In a great use of weasel words, they also state that none of your information will be publicly visibleon Facebook. Instead, it will be hidden in Facebook’s deep, and inaccessible, profile of you. It is possible to turn this data sharing off in the settings. However, to the chagrin of almost all privacyadvocates, the data sharing was turned on by default, requiring every single one of WhatsApp’s over one billion users to manually head into the settings to turn it off if they weren’t comfortable.
After the change, there were expressions of concern from officials in Germany, the US, and the UK. There is now even a possible investigation into Facebook and WhatsApp’s practices by the European Commission. Since November 2016, Facebook has paused data collection from UK users after the Information Commissioner’s Office wrote to Facebook outlining the issues and asked Facebook to clarify to users how their data will be used.

Encryption Vulnerabilities

In January 2017, The Guardian published a story claiming that WhatsApp’s implementation of encryption protocol could be exploited. While your messages are end-to-end encrypted so that they can’t be read during transmission, they are decrypted locally on your phone. To verify the device receiving the message is the intended recipient, each user has a public security key. This key can be changed when reinstalling the app or moving to a new phone.
The Guardian’s report claimed that as WhatsApp had the ability to change security keys for offline users, they may be able to intercept and unencrypt messages. WhatsApp could then force you to resend your messages with the new security key, and allow themselves access to the messages. They claimed that this was a problem, or intentional feature, of WhatsApp’s implementation of Open Whisper Systems’ protocol.
However, Open Whisper Systems responded in a lengthy blog post, where they refuted the claims of an “encryption backdoor”. Instead, they noted that a man in the middle attack “is endemic to public key cryptography, not just WhatsApp”. They also dispute the over simplification of the issue made by The Guardian. They did not include the fact that there are two encryption keys, one public and one private on your device. This is done to prevent an attacker compromising the server and “[lying] about a user’s public key, and instead [advertising] a key which the attacker knows the corresponding key for”.What Is A Man-In-The-Middle Attack? Security Jargon Explained What Is A Man-In-The-Middle Attack? Security Jargon ExplainedREAD MORE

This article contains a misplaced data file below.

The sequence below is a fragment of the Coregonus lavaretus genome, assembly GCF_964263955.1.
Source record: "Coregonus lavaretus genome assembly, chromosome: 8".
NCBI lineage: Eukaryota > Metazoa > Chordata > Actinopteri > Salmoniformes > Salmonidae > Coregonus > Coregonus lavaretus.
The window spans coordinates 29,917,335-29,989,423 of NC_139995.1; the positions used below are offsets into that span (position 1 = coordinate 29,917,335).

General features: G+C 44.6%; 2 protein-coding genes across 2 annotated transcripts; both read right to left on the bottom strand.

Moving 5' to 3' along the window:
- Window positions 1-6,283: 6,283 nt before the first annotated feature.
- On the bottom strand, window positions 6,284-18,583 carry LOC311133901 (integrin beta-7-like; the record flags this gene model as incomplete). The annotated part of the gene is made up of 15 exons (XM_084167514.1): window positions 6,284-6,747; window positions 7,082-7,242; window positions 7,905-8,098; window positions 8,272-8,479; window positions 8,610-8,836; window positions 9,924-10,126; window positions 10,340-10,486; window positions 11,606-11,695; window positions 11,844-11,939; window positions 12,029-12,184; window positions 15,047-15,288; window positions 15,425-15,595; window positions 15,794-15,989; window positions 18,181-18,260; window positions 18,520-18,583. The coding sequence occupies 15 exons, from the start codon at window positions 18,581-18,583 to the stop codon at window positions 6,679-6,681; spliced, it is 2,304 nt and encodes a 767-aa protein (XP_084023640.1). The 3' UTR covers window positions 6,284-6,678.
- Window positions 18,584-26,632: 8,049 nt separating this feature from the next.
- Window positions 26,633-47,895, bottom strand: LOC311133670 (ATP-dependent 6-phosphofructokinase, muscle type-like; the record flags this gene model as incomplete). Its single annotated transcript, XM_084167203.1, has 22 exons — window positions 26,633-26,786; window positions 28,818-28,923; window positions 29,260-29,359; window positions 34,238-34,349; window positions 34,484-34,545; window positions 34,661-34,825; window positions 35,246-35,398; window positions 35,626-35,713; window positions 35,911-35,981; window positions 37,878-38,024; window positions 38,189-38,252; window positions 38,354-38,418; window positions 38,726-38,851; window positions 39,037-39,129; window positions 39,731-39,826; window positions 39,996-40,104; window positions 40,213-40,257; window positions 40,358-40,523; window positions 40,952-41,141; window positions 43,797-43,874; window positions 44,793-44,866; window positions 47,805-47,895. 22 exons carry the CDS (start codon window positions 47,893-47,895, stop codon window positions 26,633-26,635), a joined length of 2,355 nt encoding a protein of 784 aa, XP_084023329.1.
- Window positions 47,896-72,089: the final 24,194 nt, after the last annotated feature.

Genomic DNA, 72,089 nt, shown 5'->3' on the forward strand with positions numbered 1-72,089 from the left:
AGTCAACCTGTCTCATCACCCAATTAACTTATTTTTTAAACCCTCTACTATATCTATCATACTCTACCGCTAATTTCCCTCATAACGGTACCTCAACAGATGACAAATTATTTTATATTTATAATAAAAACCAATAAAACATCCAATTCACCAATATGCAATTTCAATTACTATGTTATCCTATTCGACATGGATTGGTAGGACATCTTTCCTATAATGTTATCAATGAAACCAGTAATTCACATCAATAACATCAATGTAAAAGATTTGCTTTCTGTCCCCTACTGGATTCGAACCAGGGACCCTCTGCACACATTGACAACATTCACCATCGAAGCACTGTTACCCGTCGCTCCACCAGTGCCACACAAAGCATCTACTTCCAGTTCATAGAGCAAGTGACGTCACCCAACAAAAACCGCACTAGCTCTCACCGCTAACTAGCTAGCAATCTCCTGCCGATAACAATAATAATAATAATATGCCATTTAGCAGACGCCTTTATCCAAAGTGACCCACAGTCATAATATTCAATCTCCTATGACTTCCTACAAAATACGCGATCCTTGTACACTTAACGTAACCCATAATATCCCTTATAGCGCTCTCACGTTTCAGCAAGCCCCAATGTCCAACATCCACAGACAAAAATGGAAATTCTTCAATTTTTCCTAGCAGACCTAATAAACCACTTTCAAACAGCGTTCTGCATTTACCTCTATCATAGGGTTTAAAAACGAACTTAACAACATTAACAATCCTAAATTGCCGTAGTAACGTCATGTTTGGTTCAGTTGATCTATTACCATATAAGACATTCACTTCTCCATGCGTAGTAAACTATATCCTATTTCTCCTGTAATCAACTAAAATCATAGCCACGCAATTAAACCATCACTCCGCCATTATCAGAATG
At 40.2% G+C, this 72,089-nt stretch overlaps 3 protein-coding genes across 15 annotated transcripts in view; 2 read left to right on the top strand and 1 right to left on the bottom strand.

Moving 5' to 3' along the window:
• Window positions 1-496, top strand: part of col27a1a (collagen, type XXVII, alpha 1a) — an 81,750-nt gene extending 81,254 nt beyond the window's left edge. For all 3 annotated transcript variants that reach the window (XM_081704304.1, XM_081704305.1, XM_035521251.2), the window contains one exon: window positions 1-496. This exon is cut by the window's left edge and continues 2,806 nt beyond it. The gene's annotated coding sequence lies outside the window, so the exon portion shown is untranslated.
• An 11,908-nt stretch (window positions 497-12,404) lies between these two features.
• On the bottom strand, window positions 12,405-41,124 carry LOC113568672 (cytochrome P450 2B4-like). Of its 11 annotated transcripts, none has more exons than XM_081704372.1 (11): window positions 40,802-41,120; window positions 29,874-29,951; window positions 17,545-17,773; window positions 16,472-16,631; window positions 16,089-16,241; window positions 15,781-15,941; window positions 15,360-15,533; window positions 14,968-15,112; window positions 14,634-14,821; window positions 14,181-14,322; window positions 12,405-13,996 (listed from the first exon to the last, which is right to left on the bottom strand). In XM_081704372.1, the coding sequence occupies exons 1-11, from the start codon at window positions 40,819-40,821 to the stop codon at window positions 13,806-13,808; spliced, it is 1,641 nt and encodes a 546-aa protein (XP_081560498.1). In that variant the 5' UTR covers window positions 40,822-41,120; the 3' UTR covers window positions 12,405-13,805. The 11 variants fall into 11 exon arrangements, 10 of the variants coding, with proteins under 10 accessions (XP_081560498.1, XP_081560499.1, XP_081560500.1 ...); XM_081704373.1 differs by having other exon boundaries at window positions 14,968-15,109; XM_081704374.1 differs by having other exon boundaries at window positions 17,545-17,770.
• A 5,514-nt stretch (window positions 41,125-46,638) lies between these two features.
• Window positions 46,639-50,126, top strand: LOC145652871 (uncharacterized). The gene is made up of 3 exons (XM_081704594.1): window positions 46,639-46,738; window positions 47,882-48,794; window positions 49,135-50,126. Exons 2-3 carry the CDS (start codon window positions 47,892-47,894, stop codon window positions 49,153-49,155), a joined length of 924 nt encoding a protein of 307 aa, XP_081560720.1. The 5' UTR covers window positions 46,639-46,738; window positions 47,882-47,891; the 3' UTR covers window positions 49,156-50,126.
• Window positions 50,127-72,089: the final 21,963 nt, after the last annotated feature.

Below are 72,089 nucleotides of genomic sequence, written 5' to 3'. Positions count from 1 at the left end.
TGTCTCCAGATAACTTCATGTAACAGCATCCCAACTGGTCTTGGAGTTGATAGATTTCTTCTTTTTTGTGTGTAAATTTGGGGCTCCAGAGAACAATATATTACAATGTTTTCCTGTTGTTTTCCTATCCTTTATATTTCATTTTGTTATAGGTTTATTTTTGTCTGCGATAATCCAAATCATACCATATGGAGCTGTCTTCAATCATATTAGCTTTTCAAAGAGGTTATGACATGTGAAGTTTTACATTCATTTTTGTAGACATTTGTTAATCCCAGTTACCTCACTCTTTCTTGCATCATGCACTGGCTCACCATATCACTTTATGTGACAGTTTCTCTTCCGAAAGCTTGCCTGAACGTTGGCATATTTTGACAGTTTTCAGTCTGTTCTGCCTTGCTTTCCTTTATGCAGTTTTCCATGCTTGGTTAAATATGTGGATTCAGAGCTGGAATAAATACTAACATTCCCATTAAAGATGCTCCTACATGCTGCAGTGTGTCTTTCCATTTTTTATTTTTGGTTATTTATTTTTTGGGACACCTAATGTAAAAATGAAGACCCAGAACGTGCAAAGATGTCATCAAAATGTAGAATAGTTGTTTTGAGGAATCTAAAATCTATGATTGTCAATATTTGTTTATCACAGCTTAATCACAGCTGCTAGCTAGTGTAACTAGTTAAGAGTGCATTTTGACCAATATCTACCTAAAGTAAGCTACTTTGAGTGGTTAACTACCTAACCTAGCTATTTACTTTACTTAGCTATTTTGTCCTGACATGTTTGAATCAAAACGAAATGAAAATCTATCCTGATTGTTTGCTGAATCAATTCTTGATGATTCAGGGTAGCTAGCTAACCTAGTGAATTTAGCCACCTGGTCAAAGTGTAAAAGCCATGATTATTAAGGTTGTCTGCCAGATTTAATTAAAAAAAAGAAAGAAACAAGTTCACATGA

The consensus from the technical community is that The Guardian did very little verification of the details before publishing the story. However, it did highlight that even systems that are viewed as secure, like end-to-end encryption, are not entirely flawless.

One More Thing…

WhatsApp recently revamped their Status feature, morphing it from a line of simple text into a disappearing photo and video updates. This brought it in line with Instagram Stories and Snapchat. Despite their parent company’s seeming aversion to simplifying privacy controls, WhatsApp has made it quite easy to control who you share your Status with.

If you head into the settings you are now greeted with three privacy levels for your Status updates;
  • My contacts
  • My contacts except…
  • Only share with…
Despite this simplicity, it isn’t immediately clear if your blocked contacts would be able to see your Status. WhatsApp seems to have done the sensible thing and blocked contacts are unable to view your Status. As with Instagram Stories any videos and photos added to your Status will disappear after 24 hours.

Time To Change?

If these reasons were enough to make your question your messaging app allegiance, then there are other secure alternatives available. WhatsApp’s end-to-end encryption protocol was developed by Open Whisper Systems, who make their own secure messaging app Signal. Then there is the popular Telegram which combines the messaging capabilities of WhatsApp with the ephemeral nature of Snapchat.
Will you continue using WhatsApp? Have you ever been caught out by these security threats? Are there other alternatives available? Let us know in the comments below!
Originally written by Dann Albright on February 25th 2015
Source: www.makeuseof.com